Here’s another obvious sign of drug experimentation that is often overlooked as normal teenage behavior. Does your child come home in the afternoon after hanging out with friends and devour everything in the refrigerator? If she is smoking pot with her friends, it wouldn’t be unusual for her to binge on more food than normal. Some pot smokers become bulimic, eating a lot and then going to the bathroom to purge what they just ate. Or, does she not eat at all and is losing a lot of weight? That can be a sign of other types of drug use, like methamphetamines, cocaine, or even prescription drugs.
7. Paranoia – everyone is out to get me
Does your daughter treat everybody as if they were the enemy? Does she tend to express the idea that everybody is out to get them? Is she fearful to go to school, to athletic practice, or some other activity? Does she seem overly paranoid, anxious, and fearful? This is not normal teenage behavior; you need to understand that. It could be that she is being bullied or sexually abused, or that a substance she is taking is making her that way. In any event, this warning sign should cause you to get help for her.
8. Experimenting with drugs or alcohol
Do your daughter’s eyes look funny? Are the pupils really large or really small? Does your child wear sunglasses even at night and try and say they’re just trying to look cool? Does she suddenly show an interest in burning incense in her room? A person’s eyes show the effects of the drugs they are using. If you think your child is experimenting with drugs, watch her eyes. Are they red all the time? Glazed? If so, there’s a really good chance your child is using drugs or alcohol.
9. Sudden bursts of anger
Has your child recently developed a violent side? Is she prone to sudden, uncontrollable fits of anger? This doesn’t have to mean physically violent (though that is often the case) but can also be a teen who is always yelling or threatening people. Any of these things should be a warning sign to you that your child could be experimenting with alcohol or drugs, or that she is being abused or bullied.
If your child is experimenting with drugs, she will be telling lots of lies to cover this up. Teens tend to be very good at covering things up. If you start wondering whether or not your child is telling you the truth, there is a good chance that your instincts are right. Be persistent and learn what it is that they are trying to cover up.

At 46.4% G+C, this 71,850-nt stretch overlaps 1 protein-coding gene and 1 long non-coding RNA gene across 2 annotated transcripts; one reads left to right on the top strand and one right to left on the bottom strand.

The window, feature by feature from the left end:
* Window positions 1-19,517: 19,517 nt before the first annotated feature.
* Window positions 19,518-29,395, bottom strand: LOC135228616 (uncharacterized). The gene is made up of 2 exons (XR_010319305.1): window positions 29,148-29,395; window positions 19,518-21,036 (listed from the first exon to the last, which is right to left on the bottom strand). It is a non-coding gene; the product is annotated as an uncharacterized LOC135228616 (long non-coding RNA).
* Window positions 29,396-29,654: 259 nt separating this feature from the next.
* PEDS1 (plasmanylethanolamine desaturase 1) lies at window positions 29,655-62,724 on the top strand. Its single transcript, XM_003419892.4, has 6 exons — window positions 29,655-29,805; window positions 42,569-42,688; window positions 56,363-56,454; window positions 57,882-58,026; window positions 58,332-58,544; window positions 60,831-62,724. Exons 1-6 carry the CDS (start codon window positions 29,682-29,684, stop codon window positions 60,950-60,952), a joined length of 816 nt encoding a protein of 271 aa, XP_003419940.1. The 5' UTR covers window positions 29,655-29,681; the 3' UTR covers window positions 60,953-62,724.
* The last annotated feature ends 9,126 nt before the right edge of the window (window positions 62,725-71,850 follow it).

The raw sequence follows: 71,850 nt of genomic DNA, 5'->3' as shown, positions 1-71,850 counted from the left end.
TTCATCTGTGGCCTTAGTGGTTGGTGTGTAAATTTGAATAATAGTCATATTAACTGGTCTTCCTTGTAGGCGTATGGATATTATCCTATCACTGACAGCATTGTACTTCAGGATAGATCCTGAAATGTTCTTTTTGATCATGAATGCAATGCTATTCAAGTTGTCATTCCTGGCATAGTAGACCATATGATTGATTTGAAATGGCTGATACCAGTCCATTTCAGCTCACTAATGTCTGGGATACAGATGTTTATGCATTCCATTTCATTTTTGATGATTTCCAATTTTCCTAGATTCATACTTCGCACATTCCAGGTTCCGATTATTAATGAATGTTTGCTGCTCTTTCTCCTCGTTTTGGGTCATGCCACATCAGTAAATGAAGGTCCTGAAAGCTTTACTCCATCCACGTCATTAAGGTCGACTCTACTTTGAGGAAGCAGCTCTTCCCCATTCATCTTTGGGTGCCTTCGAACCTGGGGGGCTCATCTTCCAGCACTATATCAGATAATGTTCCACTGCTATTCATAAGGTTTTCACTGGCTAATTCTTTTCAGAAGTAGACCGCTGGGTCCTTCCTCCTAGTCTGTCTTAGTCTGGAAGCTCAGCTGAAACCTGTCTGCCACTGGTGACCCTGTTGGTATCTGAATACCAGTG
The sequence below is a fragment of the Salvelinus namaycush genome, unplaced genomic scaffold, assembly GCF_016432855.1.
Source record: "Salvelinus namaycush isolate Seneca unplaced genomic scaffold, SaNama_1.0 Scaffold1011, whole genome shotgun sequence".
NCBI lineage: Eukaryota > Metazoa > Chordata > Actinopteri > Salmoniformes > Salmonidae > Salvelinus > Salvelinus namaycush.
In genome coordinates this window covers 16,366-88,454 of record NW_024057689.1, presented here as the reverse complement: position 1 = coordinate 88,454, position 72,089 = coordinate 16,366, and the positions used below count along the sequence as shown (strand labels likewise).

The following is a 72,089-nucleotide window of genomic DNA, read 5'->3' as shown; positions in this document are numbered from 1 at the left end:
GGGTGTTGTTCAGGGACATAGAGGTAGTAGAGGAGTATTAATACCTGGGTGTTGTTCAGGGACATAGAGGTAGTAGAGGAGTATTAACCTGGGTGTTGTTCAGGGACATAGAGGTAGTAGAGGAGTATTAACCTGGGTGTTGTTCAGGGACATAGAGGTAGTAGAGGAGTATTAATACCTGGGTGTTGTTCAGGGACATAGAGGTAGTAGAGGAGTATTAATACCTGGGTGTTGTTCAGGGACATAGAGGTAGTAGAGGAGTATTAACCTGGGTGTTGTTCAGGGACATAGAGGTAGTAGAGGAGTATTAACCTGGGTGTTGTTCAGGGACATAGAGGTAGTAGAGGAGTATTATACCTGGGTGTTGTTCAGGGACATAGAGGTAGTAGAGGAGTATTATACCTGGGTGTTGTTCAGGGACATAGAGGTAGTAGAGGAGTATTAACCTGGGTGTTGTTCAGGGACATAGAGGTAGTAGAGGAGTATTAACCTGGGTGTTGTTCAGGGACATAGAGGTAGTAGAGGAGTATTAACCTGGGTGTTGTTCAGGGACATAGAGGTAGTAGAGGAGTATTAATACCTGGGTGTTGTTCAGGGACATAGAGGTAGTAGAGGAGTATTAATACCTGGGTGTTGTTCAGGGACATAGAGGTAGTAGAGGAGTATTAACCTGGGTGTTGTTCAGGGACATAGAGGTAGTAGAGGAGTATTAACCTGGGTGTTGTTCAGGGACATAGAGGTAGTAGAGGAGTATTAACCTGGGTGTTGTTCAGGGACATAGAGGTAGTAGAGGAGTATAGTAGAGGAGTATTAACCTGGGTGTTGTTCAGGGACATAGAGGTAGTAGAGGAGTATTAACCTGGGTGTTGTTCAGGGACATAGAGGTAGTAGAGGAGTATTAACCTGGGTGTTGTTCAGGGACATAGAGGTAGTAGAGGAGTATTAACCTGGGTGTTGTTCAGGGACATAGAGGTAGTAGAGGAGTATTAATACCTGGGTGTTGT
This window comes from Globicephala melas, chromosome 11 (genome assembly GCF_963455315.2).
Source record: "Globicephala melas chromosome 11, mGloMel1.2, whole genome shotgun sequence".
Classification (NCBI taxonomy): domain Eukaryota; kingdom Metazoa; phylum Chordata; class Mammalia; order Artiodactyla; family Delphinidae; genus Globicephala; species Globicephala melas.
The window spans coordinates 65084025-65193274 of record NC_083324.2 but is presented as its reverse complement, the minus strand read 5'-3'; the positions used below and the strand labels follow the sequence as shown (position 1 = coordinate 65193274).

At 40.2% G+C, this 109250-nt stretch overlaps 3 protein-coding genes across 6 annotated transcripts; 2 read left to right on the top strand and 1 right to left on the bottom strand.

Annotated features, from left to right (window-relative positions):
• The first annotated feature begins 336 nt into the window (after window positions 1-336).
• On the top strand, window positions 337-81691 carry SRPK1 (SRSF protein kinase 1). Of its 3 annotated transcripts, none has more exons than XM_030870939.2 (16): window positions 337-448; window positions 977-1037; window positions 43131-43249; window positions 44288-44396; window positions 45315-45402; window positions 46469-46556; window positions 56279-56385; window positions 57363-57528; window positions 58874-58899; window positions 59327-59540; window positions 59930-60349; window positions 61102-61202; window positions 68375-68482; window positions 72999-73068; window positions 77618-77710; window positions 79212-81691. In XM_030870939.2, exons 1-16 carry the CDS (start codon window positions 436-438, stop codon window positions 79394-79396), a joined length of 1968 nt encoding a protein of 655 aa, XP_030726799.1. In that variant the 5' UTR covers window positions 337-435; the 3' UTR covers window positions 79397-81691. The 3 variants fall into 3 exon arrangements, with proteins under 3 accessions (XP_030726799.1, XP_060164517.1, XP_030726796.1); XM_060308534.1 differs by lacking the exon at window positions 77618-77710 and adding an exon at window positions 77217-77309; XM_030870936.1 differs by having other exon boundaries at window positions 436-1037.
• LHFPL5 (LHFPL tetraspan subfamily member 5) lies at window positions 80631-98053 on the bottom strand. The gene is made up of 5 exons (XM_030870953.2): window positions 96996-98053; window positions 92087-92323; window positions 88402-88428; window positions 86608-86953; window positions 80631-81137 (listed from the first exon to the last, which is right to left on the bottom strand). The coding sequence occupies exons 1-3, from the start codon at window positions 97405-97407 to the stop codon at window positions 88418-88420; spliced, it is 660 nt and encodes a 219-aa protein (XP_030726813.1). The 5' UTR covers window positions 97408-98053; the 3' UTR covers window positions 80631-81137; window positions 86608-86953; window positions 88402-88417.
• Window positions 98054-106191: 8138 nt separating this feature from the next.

11. Dramatic mood swings
Does your child seem overly happy and giddy one day, then terribly depressed the next day? Do your child’s emotions go up and down constantly? This is often confused with ‘normal’ teenage behavior, but it can also be an obvious sign of emotional or substance abuse issues. Don’t simply write it off.
12. Excessive money spending or money disappearing
If your child keeps coming to you needing money, or if money keeps coming up missing from your purse or your wallet, you need to have a serious talk with her. Especially if she always seems to need 20 dollars or 50 dollars — round amounts — since that is often the price of drugs.
13. Hanging out with a bad crowd (a different crowd than they used to)
Your child might try and tell you that her new friends are cool kids (and her old friends are not). But you need to take a close look at the kids she has started hanging out with. Chances are that the way these friends normally behave is the way your child also behaves when you’re not watching. Are some of your girl’s new friends using drugs or alcohol, or experimenting with sexual activities? If so, your girl is too. Your child’s friends are like a mirror for your daughter — she looks at herself in that mirror and tries to conform to what she sees there. One of the best ways to get a good idea of what your child is like is to look at her new friends.
14. Excessive use of foul or obscene language
Has your child suddenly developed a filthy mouth? This might indicate that she is giving in to peer pressure from their friends and should be a warning sign to you. If your child is trying to fit in with their friends by cussing, sooner or later your child will probably look for other more destructive ways to gain acceptance in her peer group.